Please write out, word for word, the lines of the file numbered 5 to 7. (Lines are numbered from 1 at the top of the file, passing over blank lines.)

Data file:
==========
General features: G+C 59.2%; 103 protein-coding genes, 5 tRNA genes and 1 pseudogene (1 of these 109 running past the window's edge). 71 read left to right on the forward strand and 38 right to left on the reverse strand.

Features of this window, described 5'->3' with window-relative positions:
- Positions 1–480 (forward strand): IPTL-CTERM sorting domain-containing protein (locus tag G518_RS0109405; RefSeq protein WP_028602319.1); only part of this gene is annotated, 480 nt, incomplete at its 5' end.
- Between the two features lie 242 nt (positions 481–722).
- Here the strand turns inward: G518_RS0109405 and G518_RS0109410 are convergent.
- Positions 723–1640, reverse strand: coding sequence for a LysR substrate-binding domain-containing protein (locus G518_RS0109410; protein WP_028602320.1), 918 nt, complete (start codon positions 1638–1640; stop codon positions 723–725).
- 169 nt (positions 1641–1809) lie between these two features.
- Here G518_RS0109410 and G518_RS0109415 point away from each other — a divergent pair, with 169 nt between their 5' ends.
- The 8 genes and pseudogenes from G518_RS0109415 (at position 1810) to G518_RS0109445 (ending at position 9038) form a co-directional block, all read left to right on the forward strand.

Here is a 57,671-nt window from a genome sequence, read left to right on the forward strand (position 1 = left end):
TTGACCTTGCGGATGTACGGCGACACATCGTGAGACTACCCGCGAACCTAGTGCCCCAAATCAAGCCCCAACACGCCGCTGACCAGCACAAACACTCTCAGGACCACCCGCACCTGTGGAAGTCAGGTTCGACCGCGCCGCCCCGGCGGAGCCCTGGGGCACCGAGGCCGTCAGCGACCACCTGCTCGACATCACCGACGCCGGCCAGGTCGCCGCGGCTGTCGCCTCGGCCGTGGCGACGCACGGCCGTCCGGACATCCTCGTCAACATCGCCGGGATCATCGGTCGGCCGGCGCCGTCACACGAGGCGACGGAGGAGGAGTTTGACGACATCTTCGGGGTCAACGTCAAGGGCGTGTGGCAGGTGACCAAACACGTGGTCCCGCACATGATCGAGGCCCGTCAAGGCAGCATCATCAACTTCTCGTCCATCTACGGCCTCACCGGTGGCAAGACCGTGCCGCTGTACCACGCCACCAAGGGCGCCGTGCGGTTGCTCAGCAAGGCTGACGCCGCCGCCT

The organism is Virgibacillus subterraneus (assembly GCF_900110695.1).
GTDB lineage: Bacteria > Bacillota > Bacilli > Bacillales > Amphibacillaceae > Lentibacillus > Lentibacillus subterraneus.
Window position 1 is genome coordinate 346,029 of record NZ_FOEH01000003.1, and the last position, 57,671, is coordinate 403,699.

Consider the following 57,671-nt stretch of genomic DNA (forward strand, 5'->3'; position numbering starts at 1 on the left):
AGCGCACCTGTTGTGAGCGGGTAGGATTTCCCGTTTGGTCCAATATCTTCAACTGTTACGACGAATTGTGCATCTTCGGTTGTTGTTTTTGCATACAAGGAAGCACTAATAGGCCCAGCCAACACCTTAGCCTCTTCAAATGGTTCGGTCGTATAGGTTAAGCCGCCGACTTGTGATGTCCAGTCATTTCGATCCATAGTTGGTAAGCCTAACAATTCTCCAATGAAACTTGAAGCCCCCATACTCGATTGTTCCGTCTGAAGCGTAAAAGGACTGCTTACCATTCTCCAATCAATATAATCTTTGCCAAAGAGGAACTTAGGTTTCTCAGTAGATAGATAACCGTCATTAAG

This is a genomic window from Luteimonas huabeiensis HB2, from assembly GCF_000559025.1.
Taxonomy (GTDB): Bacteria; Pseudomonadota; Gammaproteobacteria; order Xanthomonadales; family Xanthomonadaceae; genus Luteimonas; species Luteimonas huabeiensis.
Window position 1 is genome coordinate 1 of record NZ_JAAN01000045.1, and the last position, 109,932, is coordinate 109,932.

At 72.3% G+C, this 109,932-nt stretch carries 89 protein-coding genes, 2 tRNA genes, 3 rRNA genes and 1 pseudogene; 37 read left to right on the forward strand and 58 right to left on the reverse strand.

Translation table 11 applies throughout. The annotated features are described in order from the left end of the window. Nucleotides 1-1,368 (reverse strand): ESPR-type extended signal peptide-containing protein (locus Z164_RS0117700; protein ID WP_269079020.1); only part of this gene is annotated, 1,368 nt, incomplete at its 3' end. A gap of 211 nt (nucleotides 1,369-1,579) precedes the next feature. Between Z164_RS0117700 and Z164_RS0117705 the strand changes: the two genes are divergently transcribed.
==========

- Here the strand turns inward: G518_RS0109405 and G518_RS0109410 are convergent.
- Positions 723–1640, reverse strand: coding sequence for a LysR substrate-binding domain-containing protein (locus G518_RS0109410; protein WP_028602320.1), 918 nt, complete (start codon positions 1638–1640; stop codon positions 723–725).
- 169 nt (positions 1641–1809) lie between these two features.